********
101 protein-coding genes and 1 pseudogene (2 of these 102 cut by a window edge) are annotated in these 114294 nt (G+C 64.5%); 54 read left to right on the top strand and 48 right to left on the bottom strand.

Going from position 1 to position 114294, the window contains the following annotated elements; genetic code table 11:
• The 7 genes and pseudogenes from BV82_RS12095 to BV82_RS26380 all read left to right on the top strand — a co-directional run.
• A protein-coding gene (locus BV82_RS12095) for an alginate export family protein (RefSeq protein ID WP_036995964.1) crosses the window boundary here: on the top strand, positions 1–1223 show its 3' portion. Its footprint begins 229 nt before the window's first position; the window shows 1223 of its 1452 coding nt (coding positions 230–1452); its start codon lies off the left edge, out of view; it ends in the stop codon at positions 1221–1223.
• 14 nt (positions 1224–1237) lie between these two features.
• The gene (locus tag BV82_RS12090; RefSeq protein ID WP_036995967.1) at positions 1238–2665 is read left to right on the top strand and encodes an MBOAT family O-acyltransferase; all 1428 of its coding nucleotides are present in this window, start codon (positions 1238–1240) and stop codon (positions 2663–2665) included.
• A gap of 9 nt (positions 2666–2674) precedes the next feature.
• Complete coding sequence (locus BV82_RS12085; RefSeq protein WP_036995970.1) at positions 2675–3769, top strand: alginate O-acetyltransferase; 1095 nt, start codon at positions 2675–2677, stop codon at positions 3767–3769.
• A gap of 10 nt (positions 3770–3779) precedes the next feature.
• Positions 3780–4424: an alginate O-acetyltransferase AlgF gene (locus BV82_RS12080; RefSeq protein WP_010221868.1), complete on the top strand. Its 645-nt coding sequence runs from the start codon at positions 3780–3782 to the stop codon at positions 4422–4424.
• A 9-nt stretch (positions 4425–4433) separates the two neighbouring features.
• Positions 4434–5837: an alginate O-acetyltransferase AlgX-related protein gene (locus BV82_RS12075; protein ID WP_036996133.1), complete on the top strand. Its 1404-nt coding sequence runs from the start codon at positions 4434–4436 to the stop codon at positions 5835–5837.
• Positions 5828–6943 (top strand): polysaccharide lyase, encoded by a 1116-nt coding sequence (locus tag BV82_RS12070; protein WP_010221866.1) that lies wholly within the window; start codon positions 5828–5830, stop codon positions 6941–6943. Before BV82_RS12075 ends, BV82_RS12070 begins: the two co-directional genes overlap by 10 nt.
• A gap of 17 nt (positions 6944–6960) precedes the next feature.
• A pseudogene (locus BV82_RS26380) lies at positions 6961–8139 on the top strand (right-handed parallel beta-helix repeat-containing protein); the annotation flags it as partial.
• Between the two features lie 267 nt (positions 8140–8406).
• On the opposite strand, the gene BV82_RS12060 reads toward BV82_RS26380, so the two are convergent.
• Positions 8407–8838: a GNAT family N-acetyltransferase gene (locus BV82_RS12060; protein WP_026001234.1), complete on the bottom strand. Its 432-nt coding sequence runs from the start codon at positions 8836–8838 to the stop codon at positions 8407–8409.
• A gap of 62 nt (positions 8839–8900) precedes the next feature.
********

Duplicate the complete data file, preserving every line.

101 protein-coding genes and 1 pseudogene (2 of these 102 cut by a window edge) are annotated in these 114294 nt (G+C 64.5%); 54 read left to right on the top strand and 48 right to left on the bottom strand.

Going from position 1 to position 114294, the window contains the following annotated elements; genetic code table 11:
• The 7 genes and pseudogenes from BV82_RS12095 to BV82_RS26380 all read left to right on the top strand — a co-directional run.
• A protein-coding gene (locus BV82_RS12095) for an alginate export family protein (RefSeq protein ID WP_036995964.1) crosses the window boundary here: on the top strand, positions 1–1223 show its 3' portion. Its footprint begins 229 nt before the window's first position; the window shows 1223 of its 1452 coding nt (coding positions 230–1452); its start codon lies off the left edge, out of view; it ends in the stop codon at positions 1221–1223.
• 14 nt (positions 1224–1237) lie between these two features.
• The gene (locus tag BV82_RS12090; RefSeq protein ID WP_036995967.1) at positions 1238–2665 is read left to right on the top strand and encodes an MBOAT family O-acyltransferase; all 1428 of its coding nucleotides are present in this window, start codon (positions 1238–1240) and stop codon (positions 2663–2665) included.
• A gap of 9 nt (positions 2666–2674) precedes the next feature.
• Complete coding sequence (locus BV82_RS12085; RefSeq protein WP_036995970.1) at positions 2675–3769, top strand: alginate O-acetyltransferase; 1095 nt, start codon at positions 2675–2677, stop codon at positions 3767–3769.
• A gap of 10 nt (positions 3770–3779) precedes the next feature.
• Positions 3780–4424: an alginate O-acetyltransferase AlgF gene (locus BV82_RS12080; RefSeq protein WP_010221868.1), complete on the top strand. Its 645-nt coding sequence runs from the start codon at positions 3780–3782 to the stop codon at positions 4422–4424.
• A 9-nt stretch (positions 4425–4433) separates the two neighbouring features.
• Positions 4434–5837: an alginate O-acetyltransferase AlgX-related protein gene (locus BV82_RS12075; protein ID WP_036996133.1), complete on the top strand. Its 1404-nt coding sequence runs from the start codon at positions 4434–4436 to the stop codon at positions 5835–5837.
• Positions 5828–6943 (top strand): polysaccharide lyase, encoded by a 1116-nt coding sequence (locus tag BV82_RS12070; protein WP_010221866.1) that lies wholly within the window; start codon positions 5828–5830, stop codon positions 6941–6943. Before BV82_RS12075 ends, BV82_RS12070 begins: the two co-directional genes overlap by 10 nt.
• A gap of 17 nt (positions 6944–6960) precedes the next feature.
• A pseudogene (locus BV82_RS26380) lies at positions 6961–8139 on the top strand (right-handed parallel beta-helix repeat-containing protein); the annotation flags it as partial.
• Between the two features lie 267 nt (positions 8140–8406).
• On the opposite strand, the gene BV82_RS12060 reads toward BV82_RS26380, so the two are convergent.
• Positions 8407–8838: a GNAT family N-acetyltransferase gene (locus BV82_RS12060; protein WP_026001234.1), complete on the bottom strand. Its 432-nt coding sequence runs from the start codon at positions 8836–8838 to the stop codon at positions 8407–8409.
• A gap of 62 nt (positions 8839–8900) precedes the next feature.